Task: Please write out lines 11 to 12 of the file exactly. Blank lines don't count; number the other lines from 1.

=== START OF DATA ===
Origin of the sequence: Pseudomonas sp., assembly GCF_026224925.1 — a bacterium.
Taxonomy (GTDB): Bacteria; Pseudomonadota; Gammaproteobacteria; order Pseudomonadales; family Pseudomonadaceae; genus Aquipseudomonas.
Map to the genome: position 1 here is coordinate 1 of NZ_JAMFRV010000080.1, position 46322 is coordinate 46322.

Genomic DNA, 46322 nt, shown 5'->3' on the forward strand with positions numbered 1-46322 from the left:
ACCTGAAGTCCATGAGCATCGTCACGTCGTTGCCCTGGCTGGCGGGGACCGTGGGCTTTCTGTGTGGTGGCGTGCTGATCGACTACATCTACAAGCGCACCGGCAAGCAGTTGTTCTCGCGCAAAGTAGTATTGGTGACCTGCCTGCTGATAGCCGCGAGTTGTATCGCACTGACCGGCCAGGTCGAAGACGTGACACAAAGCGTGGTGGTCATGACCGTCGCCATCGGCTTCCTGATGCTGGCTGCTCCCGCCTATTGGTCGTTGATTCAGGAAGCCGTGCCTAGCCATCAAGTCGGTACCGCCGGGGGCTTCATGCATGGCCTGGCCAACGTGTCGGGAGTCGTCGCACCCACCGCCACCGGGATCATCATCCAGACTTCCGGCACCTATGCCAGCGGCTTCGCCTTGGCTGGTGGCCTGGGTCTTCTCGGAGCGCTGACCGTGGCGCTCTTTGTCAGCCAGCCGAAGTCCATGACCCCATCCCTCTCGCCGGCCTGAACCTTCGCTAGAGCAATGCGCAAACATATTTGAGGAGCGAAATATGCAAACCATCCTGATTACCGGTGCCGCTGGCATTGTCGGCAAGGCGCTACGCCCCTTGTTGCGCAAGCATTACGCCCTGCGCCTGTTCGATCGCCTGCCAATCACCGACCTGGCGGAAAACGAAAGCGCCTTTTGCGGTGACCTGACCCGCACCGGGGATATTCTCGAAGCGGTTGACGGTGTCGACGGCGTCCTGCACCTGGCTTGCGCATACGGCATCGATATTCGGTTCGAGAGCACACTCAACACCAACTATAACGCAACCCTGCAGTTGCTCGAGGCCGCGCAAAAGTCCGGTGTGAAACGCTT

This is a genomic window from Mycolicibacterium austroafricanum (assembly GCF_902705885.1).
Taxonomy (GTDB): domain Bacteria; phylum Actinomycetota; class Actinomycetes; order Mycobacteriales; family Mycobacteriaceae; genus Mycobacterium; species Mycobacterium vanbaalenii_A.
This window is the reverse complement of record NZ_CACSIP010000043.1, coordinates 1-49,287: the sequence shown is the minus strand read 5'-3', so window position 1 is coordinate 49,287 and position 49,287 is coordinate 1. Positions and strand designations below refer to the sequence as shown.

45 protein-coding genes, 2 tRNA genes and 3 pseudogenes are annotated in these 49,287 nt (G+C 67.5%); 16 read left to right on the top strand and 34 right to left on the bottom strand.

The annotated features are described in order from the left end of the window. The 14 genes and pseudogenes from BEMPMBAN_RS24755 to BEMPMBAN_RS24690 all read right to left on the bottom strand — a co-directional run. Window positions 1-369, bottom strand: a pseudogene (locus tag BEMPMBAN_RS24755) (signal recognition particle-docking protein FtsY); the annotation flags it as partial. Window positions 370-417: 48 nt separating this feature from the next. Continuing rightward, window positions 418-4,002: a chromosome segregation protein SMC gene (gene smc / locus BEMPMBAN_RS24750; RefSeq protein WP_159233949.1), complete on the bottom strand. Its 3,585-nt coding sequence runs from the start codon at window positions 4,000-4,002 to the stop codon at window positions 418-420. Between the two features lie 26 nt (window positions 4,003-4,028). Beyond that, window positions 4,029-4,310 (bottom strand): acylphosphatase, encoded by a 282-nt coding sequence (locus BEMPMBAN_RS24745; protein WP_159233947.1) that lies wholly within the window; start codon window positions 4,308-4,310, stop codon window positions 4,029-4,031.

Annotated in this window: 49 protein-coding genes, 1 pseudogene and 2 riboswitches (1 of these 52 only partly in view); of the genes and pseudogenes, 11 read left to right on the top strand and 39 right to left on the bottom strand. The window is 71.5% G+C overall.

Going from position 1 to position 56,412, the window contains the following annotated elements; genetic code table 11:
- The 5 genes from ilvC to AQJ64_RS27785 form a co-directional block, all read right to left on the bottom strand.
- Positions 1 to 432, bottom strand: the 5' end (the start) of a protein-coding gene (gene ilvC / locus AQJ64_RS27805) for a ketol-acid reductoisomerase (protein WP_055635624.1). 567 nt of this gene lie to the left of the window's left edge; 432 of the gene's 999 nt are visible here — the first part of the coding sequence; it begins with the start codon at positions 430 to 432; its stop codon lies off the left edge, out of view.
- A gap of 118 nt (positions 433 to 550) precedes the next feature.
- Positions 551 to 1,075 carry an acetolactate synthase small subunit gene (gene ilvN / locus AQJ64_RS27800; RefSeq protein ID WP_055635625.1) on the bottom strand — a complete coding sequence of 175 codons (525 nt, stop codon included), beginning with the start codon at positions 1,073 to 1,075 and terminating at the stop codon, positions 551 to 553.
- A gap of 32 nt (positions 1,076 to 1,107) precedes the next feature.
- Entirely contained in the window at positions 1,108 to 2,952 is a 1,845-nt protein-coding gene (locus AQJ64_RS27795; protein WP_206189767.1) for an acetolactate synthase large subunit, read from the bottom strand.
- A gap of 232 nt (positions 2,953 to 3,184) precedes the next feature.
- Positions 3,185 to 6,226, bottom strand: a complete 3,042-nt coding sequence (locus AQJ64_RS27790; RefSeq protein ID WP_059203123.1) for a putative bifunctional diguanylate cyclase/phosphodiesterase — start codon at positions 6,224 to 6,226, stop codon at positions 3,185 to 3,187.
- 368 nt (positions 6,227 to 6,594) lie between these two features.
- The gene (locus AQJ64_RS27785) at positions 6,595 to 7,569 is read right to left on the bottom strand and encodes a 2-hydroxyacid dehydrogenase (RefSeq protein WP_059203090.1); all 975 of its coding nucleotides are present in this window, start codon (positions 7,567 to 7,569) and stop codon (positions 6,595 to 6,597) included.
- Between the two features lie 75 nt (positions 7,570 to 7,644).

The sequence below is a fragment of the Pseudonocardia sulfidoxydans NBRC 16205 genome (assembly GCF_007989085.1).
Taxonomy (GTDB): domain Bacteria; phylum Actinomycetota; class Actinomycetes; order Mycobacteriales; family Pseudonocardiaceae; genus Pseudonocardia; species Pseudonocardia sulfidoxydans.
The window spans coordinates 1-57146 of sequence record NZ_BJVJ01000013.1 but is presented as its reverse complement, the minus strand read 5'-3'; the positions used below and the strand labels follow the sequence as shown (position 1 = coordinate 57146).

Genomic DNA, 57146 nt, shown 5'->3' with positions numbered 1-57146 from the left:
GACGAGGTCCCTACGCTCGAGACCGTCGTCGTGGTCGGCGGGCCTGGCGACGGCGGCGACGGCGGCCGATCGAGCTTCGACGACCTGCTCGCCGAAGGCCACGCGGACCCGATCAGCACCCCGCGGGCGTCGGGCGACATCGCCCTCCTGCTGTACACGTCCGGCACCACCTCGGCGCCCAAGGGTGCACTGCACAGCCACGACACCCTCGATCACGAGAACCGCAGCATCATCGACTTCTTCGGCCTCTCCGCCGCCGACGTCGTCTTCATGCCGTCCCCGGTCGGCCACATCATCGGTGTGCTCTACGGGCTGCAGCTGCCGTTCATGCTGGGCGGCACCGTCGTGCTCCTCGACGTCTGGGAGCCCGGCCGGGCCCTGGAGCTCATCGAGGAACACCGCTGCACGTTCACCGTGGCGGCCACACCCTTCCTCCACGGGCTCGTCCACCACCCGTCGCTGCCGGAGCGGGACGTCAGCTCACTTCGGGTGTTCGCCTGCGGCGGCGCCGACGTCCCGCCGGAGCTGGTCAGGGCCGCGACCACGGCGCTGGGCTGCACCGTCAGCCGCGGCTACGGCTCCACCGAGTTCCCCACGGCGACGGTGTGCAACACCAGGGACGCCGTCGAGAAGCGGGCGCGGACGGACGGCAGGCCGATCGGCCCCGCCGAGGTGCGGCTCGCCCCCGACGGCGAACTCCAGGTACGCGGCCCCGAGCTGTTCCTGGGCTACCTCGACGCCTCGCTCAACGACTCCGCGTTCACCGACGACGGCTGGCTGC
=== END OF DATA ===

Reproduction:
Annotated in this window: 49 protein-coding genes, 1 pseudogene and 2 riboswitches (1 of these 52 only partly in view); of the genes and pseudogenes, 11 read left to right on the top strand and 39 right to left on the bottom strand. The window is 71.5% G+C overall.

Going from position 1 to position 56,412, the window contains the following annotated elements; genetic code table 11: